SAN FRANCISCO (CN) – Wrapping up evidence in a six-day bench trial, a loan-payment company turned the tables on the Consumer Financial Protection Bureau, accusing the agency of abusing its power and disrupting its business relationships.
“It’s not easy to prepare a case against a secret government conspiracy,” attorney Helen Mac Murray said Monday in opening statements for her client’s counterclaims against the bureau. “Fortunately, this one is not all that secret, and it has a pretty cool code name, ‘Operation Choke Point.’”
Mac Murray represents Nationwide Biweekly Administration, an Ohio-based firm fighting a lawsuit accusing it of using deceptive sales tactics to bilk borrowers of millions of dollars.
Nationwide says it was victimized by the Department of Justice initiative Operation Choke Point, which pressured banks to cut ties with “disfavored” businesses, even if the businesses were not found guilty of wrongdoing.
Nationwide says it had to terminate or suspend its program for more than 130,000 customers in 2015 after the bureau filed suit, named its banking partners in a court filing and issued a misleading news release, spurring its business partners to stop working with it.
Representing the bureau, Thomas McCray-Worrall said Nationwide lacks evidence to show that the bureau’s mere filing of a lawsuit and sending out a “routine press release” caused the company to lose relationships with its partners.
No evidence exists of any “back-door pressure” on the banks, McCray-Worrall insisted, saying that any harm to Nationwide’s reputation “was the result of its own conduct.”
Nationwide offered as evidence transcripts of interviews with two employees from TD Bank and U.S. Bank, both of whom said the bureau’s lawsuit was either a “catalyst” or “the reason” the banks decided to cut ties with the company.
Testifying on behalf of his company, Nationwide president and owner Daniel Lipsky said he tried to explain to banking partners that the lawsuit was about marketing and did not pose a risk for banks to handle customer funds.
Lipsky said that after discussions with the bureau, the agency agreed to draft a “comfort letter” clarifying that point to Nationwide’s banking partners. But he said the bureau changed its mind and never sent the letter.
“Did the bureau do something in addition to filing a lawsuit that caused banks to terminate their relationships?” McCray-Worrall asked Lipsky on cross-examination.
Lipsky replied that the bureau’s relationships with financial institutions affected the banks’ decision making.
Citing other lawsuits filed by and against Nationwide over its sales and marketing practices before the bureau’s May 2015 lawsuit, McCray-Worrall asked if prior litigation may have also influenced the banks’ decisions to cut ties.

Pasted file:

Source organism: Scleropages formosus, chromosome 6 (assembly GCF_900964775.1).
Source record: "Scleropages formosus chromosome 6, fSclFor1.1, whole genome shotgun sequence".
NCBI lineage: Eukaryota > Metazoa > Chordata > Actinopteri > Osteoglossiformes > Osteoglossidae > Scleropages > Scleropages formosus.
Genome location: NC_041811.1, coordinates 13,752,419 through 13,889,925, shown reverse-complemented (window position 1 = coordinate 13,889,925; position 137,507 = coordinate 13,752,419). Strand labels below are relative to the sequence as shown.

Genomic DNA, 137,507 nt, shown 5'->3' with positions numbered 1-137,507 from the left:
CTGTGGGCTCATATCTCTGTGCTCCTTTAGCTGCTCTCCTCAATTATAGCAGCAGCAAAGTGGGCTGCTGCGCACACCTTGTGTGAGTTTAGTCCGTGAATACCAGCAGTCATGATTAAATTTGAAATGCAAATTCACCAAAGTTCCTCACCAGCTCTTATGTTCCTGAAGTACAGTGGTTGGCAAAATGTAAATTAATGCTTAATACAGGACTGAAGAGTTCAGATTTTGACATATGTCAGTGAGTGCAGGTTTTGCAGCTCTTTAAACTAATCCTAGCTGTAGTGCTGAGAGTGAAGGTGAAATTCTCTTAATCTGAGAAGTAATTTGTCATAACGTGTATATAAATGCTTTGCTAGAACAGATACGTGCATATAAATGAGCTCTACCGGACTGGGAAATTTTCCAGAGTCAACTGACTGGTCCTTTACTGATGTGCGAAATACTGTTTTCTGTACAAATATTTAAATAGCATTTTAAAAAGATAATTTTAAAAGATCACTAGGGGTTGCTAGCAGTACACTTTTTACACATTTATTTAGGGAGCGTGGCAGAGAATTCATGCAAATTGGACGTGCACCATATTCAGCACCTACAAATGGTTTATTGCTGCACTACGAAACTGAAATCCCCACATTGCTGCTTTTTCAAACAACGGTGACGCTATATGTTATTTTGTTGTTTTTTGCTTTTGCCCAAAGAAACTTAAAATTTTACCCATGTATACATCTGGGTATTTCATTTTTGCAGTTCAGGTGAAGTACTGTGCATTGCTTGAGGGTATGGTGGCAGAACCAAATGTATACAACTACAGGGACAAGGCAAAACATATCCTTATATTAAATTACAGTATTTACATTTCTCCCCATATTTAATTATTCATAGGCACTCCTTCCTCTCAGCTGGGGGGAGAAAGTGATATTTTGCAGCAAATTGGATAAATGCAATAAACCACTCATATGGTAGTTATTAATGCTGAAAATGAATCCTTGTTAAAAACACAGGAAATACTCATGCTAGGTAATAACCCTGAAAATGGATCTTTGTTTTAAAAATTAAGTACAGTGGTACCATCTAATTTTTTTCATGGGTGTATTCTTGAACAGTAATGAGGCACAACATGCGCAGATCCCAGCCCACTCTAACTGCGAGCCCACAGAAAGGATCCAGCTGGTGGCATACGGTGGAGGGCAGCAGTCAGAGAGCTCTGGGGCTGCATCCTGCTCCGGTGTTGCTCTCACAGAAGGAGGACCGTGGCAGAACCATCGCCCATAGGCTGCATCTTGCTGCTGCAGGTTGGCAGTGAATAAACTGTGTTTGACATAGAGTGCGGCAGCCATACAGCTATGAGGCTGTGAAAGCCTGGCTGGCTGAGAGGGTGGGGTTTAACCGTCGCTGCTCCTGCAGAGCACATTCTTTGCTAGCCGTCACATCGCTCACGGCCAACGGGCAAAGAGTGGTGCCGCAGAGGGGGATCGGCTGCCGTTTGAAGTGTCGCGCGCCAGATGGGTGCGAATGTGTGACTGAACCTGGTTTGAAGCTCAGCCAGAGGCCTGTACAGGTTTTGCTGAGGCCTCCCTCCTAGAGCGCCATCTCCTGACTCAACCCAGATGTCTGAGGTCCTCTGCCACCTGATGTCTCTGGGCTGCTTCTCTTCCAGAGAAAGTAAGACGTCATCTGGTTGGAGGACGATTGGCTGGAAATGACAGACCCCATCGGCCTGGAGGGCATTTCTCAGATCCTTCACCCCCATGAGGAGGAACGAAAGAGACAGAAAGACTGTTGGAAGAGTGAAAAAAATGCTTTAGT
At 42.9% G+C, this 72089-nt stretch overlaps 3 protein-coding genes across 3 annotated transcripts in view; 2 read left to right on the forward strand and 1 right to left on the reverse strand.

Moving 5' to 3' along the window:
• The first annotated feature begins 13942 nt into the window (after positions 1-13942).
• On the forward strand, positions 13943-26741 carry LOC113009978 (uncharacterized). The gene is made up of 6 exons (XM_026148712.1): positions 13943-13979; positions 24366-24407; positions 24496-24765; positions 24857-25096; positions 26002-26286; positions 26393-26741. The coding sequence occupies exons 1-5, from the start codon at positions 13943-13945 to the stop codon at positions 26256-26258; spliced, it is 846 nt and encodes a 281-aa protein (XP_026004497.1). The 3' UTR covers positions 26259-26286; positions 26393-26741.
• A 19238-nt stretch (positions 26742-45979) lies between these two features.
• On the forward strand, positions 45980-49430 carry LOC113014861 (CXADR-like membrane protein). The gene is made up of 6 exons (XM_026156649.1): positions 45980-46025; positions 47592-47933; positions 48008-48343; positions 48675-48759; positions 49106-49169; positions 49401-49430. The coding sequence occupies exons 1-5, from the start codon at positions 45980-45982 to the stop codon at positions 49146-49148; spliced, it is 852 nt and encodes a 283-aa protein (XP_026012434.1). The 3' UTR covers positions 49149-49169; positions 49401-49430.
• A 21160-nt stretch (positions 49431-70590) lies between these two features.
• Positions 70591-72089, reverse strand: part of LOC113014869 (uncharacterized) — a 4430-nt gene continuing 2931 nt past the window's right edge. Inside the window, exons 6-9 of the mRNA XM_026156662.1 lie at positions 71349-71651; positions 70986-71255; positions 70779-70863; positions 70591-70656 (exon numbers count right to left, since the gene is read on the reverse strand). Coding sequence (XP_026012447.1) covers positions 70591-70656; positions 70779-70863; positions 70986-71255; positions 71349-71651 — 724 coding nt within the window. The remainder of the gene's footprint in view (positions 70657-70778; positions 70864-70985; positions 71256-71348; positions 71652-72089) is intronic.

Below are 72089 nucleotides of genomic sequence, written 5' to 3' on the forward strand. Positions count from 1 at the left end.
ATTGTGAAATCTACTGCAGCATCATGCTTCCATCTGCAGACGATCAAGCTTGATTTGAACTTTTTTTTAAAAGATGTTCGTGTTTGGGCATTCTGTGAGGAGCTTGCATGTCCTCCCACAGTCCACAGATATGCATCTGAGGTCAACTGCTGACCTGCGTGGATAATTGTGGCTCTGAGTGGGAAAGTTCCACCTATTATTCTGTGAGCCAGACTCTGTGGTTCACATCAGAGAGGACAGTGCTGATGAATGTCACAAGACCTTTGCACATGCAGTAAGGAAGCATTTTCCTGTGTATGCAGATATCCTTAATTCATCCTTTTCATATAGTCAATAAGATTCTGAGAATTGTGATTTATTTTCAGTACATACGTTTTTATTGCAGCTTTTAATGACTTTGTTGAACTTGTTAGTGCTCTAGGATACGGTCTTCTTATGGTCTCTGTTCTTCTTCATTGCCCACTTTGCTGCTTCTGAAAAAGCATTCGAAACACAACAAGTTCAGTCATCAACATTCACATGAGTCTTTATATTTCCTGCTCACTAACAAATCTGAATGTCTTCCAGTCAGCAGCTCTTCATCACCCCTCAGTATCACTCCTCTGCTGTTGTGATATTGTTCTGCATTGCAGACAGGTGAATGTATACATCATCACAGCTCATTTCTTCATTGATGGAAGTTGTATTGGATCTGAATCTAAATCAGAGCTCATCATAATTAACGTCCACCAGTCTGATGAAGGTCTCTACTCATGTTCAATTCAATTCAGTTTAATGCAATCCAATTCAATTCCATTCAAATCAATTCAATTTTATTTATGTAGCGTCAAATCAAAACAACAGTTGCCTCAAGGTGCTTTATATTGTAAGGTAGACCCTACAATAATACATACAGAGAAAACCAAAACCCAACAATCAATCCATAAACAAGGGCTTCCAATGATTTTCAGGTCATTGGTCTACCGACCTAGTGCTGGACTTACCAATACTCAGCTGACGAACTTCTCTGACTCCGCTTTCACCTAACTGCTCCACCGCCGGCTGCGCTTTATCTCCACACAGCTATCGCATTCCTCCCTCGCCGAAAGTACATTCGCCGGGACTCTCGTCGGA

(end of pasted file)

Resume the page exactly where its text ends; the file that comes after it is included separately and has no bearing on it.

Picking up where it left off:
Lipsky said there was “never any discussion of concern” by TD Bank or other banking partners until after the bureau filed its lawsuit.
Nationwide spent only a few hours making the case for its counterclaims before ending the six-day bench trial.
Nationwide says the bureau violated its Fifth Amendment due process rights by using “Operation Choke Point” tactics to persuade banks to cut off critical services to it. It also claims the bureau has sought to squelch its First Amendment right to communicate factual information to consumers.
The bureau claims Nationwide, its subsidiary Loan Payment Administration and Lipsky violated the Consumer Financial Protection Act of 2010, the Telemarketing and Consumer Fraud and Abuse Prevention Act and its implementing regulation, the Telemarketing Sales Rule.
The bureau says Nationwide lied about how quickly customers would achieve savings, misrepresented its relationships with lenders, failed to disclose a hidden setup fee, and instructed employees not to be truthful during sales calls.
Nationwide collected more than $73 million in hidden fees from more than 126,000 customers from 2011 to 2015, and Lipsky earned more than $33 million in shareholder proceeds during that time, according to the bureau.
During the trial that began on April 24, the bureau presented a dozen witnesses, including two former Nationwide employees, four unhappy customers, two expert witnesses, and two representatives from loan companies that offer their own biweekly payment programs.
After wrapping up the evidentiary portion of the trial, U.S. District Judge Richard Seeborg asked both parties to submit briefs on findings of law based on the evidence presented. He set a hearing date of June 26 for both sides to make their final arguments.